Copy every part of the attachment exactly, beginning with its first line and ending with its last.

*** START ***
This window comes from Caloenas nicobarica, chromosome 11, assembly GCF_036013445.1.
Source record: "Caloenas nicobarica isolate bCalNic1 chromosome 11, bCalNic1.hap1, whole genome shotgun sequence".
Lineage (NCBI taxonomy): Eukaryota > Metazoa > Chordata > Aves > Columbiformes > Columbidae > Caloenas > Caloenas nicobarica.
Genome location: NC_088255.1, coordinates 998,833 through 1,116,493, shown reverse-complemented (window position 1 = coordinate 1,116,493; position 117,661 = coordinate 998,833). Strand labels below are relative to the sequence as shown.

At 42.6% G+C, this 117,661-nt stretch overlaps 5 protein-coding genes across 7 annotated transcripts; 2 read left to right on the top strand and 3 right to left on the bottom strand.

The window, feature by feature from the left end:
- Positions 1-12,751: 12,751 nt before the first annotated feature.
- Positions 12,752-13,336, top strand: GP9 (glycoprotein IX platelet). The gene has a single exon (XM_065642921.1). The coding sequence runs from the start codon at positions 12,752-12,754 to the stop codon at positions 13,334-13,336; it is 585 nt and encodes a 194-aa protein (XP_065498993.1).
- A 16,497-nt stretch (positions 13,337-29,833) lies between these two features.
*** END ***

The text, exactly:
This window comes from Caloenas nicobarica, chromosome 11, assembly GCF_036013445.1.
Source record: "Caloenas nicobarica isolate bCalNic1 chromosome 11, bCalNic1.hap1, whole genome shotgun sequence".
Lineage (NCBI taxonomy): Eukaryota > Metazoa > Chordata > Aves > Columbiformes > Columbidae > Caloenas > Caloenas nicobarica.
Genome location: NC_088255.1, coordinates 998,833 through 1,116,493, shown reverse-complemented (window position 1 = coordinate 1,116,493; position 117,661 = coordinate 998,833). Strand labels below are relative to the sequence as shown.

At 42.6% G+C, this 117,661-nt stretch overlaps 5 protein-coding genes across 7 annotated transcripts; 2 read left to right on the top strand and 3 right to left on the bottom strand.

The window, feature by feature from the left end:
- Positions 1-12,751: 12,751 nt before the first annotated feature.
- Positions 12,752-13,336, top strand: GP9 (glycoprotein IX platelet). The gene has a single exon (XM_065642921.1). The coding sequence runs from the start codon at positions 12,752-12,754 to the stop codon at positions 13,334-13,336; it is 585 nt and encodes a 194-aa protein (XP_065498993.1).
- A 16,497-nt stretch (positions 13,337-29,833) lies between these two features.